Highland High School special needs senior Kevyn Barton is expected to find out Tuesday whether he can walk in this year’s graduation ceremony.
Although the 18-year-old is not graduating this year and will continue in his special education program until he is 22, he wants to don his cap and gown and participate in the ceremony with the friends he’s known since kindergarten.
Barton’s family is fighting for not only their son’s right to walk, but also for other special needs students in similar circumstances. They want the district to revise the policy, allowing special needs students the opportunity to participate in the ceremony with their “age-appropriate peers.”
The district has received a number of e-mails asking the board to allow Kevyn to walk.
A Facebook page entitled “Let Kevyn Walk!” has more than 460 members.
Kevyn’s dad, LRay Barton, stepmother, Kari Anne Barton, and mother, Teresa Moya, believe that the IEP (Individualized Education Plan) team, including the student and parents, should determine the best time for a special needs student to take part in commencement, because “they should only participate once.”
Gilbert Unified School District policy says students cannot participate in a graduation ceremony unless they are actually graduating. Extenuating circumstances are only given for students with a terminal illness, Superintendent Dave Allison has said.
However, some foreign exchange students are allowed to walk without having met the graduation requirement.
In this case, the Barton family is arguing this “shows precedent and accommodations for students who have not met graduation requirements and are not receiving a diploma, but who are allowed to participate in the graduation ceremony based upon the courses in which they are enrolled.”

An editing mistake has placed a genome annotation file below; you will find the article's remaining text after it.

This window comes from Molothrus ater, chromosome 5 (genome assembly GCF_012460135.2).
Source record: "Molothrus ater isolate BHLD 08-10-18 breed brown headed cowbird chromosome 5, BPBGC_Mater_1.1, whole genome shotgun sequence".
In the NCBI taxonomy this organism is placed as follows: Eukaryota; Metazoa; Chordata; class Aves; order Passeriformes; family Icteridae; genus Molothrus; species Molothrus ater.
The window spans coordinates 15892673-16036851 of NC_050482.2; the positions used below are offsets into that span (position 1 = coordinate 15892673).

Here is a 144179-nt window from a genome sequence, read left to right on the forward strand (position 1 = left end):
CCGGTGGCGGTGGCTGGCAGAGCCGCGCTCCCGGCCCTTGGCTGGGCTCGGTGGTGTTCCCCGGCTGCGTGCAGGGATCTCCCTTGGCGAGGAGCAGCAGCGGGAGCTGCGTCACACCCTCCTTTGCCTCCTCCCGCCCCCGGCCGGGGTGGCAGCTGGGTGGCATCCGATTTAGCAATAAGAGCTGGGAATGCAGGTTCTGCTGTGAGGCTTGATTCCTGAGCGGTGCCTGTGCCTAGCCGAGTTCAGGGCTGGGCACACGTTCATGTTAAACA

Board president Thad Stump said he believes this is a different issue.
The governing board is expected to discuss the issue and make a decision at its 7 p.m. Tuesday meeting, held at the district office, 140 S. Gilbert Road, Gilbert.
Stump said the board could do one of four things:
• Agree with the current policy, but decide to waive it for Kevyn’s case and allow him to walk.
• Direct administration to modify the policy to allow special needs students to possibly participate in a graduation ceremony, and allow Kevyn to walk.
• Stick with the current policy and not allow Kevyn to walk.
• Ask for more information and decide at a future meeting.
Stump said he’s “really struggling” with what decision he’ll make, and added he probably won’t decide until he hears more from district staff and anyone who speaks at the meeting.
“To me, it’s a tough one,” Stump said. “I can make arguments both ways.”